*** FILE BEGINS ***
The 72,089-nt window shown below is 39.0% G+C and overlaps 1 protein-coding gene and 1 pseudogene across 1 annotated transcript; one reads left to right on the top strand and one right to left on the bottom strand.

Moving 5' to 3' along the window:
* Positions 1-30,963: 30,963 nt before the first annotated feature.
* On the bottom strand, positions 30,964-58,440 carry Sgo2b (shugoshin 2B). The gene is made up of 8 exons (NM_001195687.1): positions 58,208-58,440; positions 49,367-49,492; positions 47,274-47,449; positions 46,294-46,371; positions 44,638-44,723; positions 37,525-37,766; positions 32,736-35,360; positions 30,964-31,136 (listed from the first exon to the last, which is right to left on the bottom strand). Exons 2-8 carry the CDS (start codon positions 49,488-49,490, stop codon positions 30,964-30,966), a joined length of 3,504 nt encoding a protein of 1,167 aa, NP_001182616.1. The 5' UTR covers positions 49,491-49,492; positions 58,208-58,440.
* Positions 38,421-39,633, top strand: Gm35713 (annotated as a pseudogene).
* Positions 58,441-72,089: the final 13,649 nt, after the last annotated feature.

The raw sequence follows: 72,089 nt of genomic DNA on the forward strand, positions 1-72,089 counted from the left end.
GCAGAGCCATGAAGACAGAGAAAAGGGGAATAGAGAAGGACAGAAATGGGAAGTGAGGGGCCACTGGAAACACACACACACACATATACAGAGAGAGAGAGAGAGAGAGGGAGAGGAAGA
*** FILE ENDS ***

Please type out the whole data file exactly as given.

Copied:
The 72,089-nt window shown below is 39.0% G+C and overlaps 1 protein-coding gene and 1 pseudogene across 1 annotated transcript; one reads left to right on the top strand and one right to left on the bottom strand.

Moving 5' to 3' along the window:
* Positions 1-30,963: 30,963 nt before the first annotated feature.
* On the bottom strand, positions 30,964-58,440 carry Sgo2b (shugoshin 2B). The gene is made up of 8 exons (NM_001195687.1): positions 58,208-58,440; positions 49,367-49,492; positions 47,274-47,449; positions 46,294-46,371; positions 44,638-44,723; positions 37,525-37,766; positions 32,736-35,360; positions 30,964-31,136 (listed from the first exon to the last, which is right to left on the bottom strand). Exons 2-8 carry the CDS (start codon positions 49,488-49,490, stop codon positions 30,964-30,966), a joined length of 3,504 nt encoding a protein of 1,167 aa, NP_001182616.1. The 5' UTR covers positions 49,491-49,492; positions 58,208-58,440.
* Positions 38,421-39,633, top strand: Gm35713 (annotated as a pseudogene).
* Positions 58,441-72,089: the final 13,649 nt, after the last annotated feature.

The raw sequence follows: 72,089 nt of genomic DNA on the forward strand, positions 1-72,089 counted from the left end.
GCAGAGCCATGAAGACAGAGAAAAGGGGAATAGAGAAGGACAGAAATGGGAAGTGAGGGGCCACTGGAAACACACACACACACATATACAGAGAGAGAGAGAGAGAGAGGGAGAGGAAGA